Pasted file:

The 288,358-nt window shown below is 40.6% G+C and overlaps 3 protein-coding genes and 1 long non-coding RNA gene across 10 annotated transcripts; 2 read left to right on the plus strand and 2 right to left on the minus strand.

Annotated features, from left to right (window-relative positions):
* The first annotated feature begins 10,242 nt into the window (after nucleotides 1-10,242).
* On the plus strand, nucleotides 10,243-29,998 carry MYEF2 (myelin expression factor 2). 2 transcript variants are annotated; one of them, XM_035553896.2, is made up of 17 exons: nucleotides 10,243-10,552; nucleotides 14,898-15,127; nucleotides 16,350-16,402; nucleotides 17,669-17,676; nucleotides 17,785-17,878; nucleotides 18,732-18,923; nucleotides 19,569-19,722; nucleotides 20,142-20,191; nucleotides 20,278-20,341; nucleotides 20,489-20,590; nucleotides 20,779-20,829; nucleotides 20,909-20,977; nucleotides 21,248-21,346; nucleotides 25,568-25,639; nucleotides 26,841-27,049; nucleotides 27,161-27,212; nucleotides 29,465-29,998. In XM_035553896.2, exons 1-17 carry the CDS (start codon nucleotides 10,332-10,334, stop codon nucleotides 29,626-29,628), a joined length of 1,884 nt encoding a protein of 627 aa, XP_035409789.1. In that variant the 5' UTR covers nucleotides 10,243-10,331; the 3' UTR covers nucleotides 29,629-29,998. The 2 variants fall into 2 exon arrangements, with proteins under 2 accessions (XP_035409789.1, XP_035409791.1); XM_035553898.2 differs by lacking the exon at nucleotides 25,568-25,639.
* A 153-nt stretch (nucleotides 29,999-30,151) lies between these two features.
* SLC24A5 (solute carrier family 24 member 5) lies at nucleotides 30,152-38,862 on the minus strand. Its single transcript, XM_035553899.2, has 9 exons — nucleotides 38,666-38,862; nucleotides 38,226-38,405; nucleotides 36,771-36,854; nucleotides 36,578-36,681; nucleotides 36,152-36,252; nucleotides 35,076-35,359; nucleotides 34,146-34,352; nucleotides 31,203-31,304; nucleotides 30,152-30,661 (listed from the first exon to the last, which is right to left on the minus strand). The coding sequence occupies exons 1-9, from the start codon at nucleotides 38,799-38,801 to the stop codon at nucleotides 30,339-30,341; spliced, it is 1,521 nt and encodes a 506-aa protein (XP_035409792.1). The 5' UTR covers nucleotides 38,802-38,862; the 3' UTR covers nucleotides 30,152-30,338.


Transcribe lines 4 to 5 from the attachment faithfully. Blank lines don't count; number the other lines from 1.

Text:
* On the plus strand, nucleotides 10,243-29,998 carry MYEF2 (myelin expression factor 2). 2 transcript variants are annotated; one of them, XM_035553896.2, is made up of 17 exons: nucleotides 10,243-10,552; nucleotides 14,898-15,127; nucleotides 16,350-16,402; nucleotides 17,669-17,676; nucleotides 17,785-17,878; nucleotides 18,732-18,923; nucleotides 19,569-19,722; nucleotides 20,142-20,191; nucleotides 20,278-20,341; nucleotides 20,489-20,590; nucleotides 20,779-20,829; nucleotides 20,909-20,977; nucleotides 21,248-21,346; nucleotides 25,568-25,639; nucleotides 26,841-27,049; nucleotides 27,161-27,212; nucleotides 29,465-29,998. In XM_035553896.2, exons 1-17 carry the CDS (start codon nucleotides 10,332-10,334, stop codon nucleotides 29,626-29,628), a joined length of 1,884 nt encoding a protein of 627 aa, XP_035409789.1. In that variant the 5' UTR covers nucleotides 10,243-10,331; the 3' UTR covers nucleotides 29,629-29,998. The 2 variants fall into 2 exon arrangements, with proteins under 2 accessions (XP_035409789.1, XP_035409791.1); XM_035553898.2 differs by lacking the exon at nucleotides 25,568-25,639.
* A 153-nt stretch (nucleotides 29,999-30,151) lies between these two features.